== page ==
How you sleep can determine the success of your day. While most people need a solid eight hours to feel rested and refreshed, others reportedly get by on only three to four hours of sleep a night.
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Like the proper way to hang a roll of toilet paper, the location of a sleeping child is a reliable internet fight starter. The experts are tired of squabbling. NPR reported last year that the latest guidelines from the American Academy of Pediatrics boil down to: We don't think kids should sleep with adults, but we know you're going to ignore us, so whatever.
Getting through the work week is tough enough already without throwing sleep deprivation into the mix. Sadly, it is estimated that up to 35 per cent of Aussies suffer from sleeping difficulties and related daytime symptoms such as fatigue, sleepiness and irritability. If you're in this bleary-eyed camp, it's time to take action. This infographic explains how to fix common issues affecting your ability to sleep - from leg cramps to snoring partners.
If you belong to any online parents' groups and you make a word cloud, there will be one word in 72-point font in the dead centre: SLEEP. No one gets through the first months or years of parenthood without wondering how the hell to get the kid to go to sleep, stay asleep, or sleep just a bit later in the morning.
When you're a parent, naptime is the second most-looked-forward-to moment of the day. It's the hour (or two, or three, if you're lucky) that you get to eat lunch, check email, do a chore or two, and maybe even rest yourself. That's what makes the phrase "dropped nap" so horrifying: It means that a day that began at 7 (or 6, or 5, if you're unlucky) now yawns open, like a gaping maw of death, to bedtime. There's no opportunity for respite: Just you and a toddler, covered in homemade slime, squabbling about whether it's Tuesday.
In my recurring nightmare, I have done something awful, truly heinous. What that dreadful thing is is unclear, but what is certain is that I'm about to be caught for it -- so I'm running. And running, and running, and running and always just about to be caught. Now this has the standard nightmare emotional content of terror, but the dream throws in some shame, too, just for an extra f-you from my subconscious. I always wake up shaky and distraught.
Waking up is hard to do. Getting a good sleep can be tough, and this can lead to feeling less than refreshed when you wake up in the morning. Falling asleep and waking up are brain processes we don’t fully understand, but research suggests these transitions are a lot more gradual than the flip of a switch.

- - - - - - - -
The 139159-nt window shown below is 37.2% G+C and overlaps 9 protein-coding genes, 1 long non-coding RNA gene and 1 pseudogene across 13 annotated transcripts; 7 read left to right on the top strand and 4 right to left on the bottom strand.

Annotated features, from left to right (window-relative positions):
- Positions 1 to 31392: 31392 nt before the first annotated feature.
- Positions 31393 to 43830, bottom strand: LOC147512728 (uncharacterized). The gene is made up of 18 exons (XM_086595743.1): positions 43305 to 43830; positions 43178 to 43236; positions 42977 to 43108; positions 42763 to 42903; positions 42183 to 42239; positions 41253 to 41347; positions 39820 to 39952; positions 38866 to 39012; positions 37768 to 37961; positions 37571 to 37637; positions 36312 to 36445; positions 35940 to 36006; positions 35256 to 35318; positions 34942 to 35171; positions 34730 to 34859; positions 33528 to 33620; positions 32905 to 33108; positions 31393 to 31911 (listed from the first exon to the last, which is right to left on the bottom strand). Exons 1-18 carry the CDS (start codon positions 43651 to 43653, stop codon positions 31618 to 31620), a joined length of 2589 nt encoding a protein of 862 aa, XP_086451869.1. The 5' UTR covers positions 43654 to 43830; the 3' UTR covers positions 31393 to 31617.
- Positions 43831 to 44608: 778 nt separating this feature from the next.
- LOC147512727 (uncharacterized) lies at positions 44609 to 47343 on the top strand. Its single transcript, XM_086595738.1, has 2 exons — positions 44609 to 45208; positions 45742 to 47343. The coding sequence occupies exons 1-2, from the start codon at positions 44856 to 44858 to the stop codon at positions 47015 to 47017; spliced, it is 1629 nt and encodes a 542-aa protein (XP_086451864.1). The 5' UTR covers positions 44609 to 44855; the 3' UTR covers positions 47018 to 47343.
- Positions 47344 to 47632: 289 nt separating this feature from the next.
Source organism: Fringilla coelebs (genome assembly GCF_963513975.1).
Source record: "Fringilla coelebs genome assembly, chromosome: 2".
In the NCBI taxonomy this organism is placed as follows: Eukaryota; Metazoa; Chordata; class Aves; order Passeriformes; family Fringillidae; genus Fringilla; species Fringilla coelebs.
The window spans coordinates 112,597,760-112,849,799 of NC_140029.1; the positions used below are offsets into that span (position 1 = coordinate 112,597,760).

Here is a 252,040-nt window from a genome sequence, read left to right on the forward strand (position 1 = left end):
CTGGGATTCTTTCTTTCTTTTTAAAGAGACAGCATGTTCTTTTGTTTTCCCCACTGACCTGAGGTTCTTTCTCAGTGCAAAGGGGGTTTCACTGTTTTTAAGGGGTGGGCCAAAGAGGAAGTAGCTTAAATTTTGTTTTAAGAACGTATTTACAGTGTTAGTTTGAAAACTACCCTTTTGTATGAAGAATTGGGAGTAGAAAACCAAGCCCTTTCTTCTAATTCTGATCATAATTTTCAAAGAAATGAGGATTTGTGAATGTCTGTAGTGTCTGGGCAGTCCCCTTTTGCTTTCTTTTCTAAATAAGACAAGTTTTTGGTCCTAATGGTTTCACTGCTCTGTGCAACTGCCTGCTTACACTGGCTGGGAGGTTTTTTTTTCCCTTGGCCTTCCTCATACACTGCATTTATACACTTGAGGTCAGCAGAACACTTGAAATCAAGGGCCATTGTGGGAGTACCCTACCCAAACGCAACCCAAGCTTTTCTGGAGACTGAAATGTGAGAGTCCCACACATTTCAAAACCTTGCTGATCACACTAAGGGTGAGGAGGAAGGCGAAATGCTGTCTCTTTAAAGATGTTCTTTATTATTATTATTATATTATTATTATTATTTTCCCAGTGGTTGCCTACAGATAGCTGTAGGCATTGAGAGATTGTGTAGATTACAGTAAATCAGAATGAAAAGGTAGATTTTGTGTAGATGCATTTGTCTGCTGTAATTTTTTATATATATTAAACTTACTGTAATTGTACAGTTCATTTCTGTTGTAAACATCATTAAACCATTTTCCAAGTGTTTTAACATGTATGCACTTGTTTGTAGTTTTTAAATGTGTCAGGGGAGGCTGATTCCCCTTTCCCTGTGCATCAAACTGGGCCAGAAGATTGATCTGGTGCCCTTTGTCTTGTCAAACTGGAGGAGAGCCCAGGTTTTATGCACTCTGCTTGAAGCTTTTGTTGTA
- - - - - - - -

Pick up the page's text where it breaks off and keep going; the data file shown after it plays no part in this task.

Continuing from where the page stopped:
As a parent, you often don't remember how much easier life was pre-kids until you try to do something basic, such as stay in a hotel. Before being with child, you could walk into the room, plop your stuff down, climb into bed, and watch the Reese Witherspoon movie marathon on TV for hours while eating Flaming Hot Cheetos (or, you know, do the things you love). When you have a baby who sleeps on a very particular schedule, under very particular conditions (sunlight is evil!), hotel living can be an ordeal. (Note: If you have a baby who can snooze like a log at a monster truck show and believe it is parents who create delicate infant sleep habits, look, I'm... too tired to fight.)
You know the sleep hacks. You're laying off caffeine in the afternoon, avoiding blue light, maybe taking a warm bath and having a little stretch before you get between the covers. And yet, even when you get to bed with the right number of hours before your alarm, it can still somehow not be enough.
The early birds will inherit the earth. At least that’s what a 2009 University of Leipzig study found. The researchers concluded that “morning people were more proactive than evening types.”
But being an effective early riser isn’t just about waking up before everyone else. It’s about putting yourself in a positive mindset and getting important things done before everyone else.
Getting a good night of sleep can seem like the most effortless and natural thing in the world, but when we can’t fall asleep it can quickly feel elusive and frustrating. There are a few techniques we can use to help us fall asleep, and some things we should always practise before we go to bed to give ourselves the best chance of being able to drop off easily.
Parents who know the struggle of getting their kids to go to sleep may have turned in bleary-eyed desperation to The Rabbit Who Wants to Fall Asleep, the bestselling book that uses psychological tricks to get little listeners to quickly doze off. About a year ago, I played a reading of the book to my daughter at bedtime, and it worked like a charm three out of five times. (And it made me yawn a whole lot.)
Everybody wants better sleep. Many of us invest considerable money, time and effort in search of that perfect night’s rest. We spend on pharmaceutical sleep aids, gadgets and devices, anything that promises to help us sleep easier.
Too often our issues stem from what we do immediately before bedtime. In the interests of promoting better sleep for all, let’s take a look at some nightly habits, and whether they lead to forty winks or tears at work the next morning.